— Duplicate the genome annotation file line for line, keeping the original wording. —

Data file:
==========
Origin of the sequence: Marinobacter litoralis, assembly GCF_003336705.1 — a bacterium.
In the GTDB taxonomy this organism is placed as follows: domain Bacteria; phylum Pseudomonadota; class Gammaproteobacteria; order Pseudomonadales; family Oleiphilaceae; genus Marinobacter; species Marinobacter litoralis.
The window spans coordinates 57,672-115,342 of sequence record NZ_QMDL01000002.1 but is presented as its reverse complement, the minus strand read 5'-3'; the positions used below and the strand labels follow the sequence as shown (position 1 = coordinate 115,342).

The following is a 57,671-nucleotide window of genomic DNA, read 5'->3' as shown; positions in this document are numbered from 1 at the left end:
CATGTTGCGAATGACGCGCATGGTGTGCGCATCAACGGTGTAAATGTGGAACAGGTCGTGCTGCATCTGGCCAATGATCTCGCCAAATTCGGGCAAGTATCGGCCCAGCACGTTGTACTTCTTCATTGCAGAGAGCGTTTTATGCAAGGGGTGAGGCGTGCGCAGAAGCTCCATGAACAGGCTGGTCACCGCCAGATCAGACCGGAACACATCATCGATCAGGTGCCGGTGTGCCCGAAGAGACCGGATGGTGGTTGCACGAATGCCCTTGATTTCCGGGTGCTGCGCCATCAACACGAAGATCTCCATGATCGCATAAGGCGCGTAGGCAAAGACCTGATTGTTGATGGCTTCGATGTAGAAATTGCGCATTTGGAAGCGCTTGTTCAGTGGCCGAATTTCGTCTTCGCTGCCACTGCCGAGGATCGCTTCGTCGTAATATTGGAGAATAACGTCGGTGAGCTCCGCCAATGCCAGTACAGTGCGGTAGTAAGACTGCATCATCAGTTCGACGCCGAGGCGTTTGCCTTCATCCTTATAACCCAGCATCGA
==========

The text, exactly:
Origin of the sequence: Marinobacter litoralis, assembly GCF_003336705.1 — a bacterium.
In the GTDB taxonomy this organism is placed as follows: domain Bacteria; phylum Pseudomonadota; class Gammaproteobacteria; order Pseudomonadales; family Oleiphilaceae; genus Marinobacter; species Marinobacter litoralis.
The window spans coordinates 57,672-115,342 of sequence record NZ_QMDL01000002.1 but is presented as its reverse complement, the minus strand read 5'-3'; the positions used below and the strand labels follow the sequence as shown (position 1 = coordinate 115,342).

The following is a 57,671-nucleotide window of genomic DNA, read 5'->3' as shown; positions in this document are numbered from 1 at the left end:
CATGTTGCGAATGACGCGCATGGTGTGCGCATCAACGGTGTAAATGTGGAACAGGTCGTGCTGCATCTGGCCAATGATCTCGCCAAATTCGGGCAAGTATCGGCCCAGCACGTTGTACTTCTTCATTGCAGAGAGCGTTTTATGCAAGGGGTGAGGCGTGCGCAGAAGCTCCATGAACAGGCTGGTCACCGCCAGATCAGACCGGAACACATCATCGATCAGGTGCCGGTGTGCCCGAAGAGACCGGATGGTGGTTGCACGAATGCCCTTGATTTCCGGGTGCTGCGCCATCAACACGAAGATCTCCATGATCGCATAAGGCGCGTAGGCAAAGACCTGATTGTTGATGGCTTCGATGTAGAAATTGCGCATTTGGAAGCGCTTGTTCAGTGGCCGAATTTCGTCTTCGCTGCCACTGCCGAGGATCGCTTCGTCGTAATATTGGAGAATAACGTCGGTGAGCTCCGCCAATGCCAGTACAGTGCGGTAGTAAGACTGCATCATCAGTTCGACGCCGAGGCGTTTGCCTTCATCCTTATAACCCAGCATCGA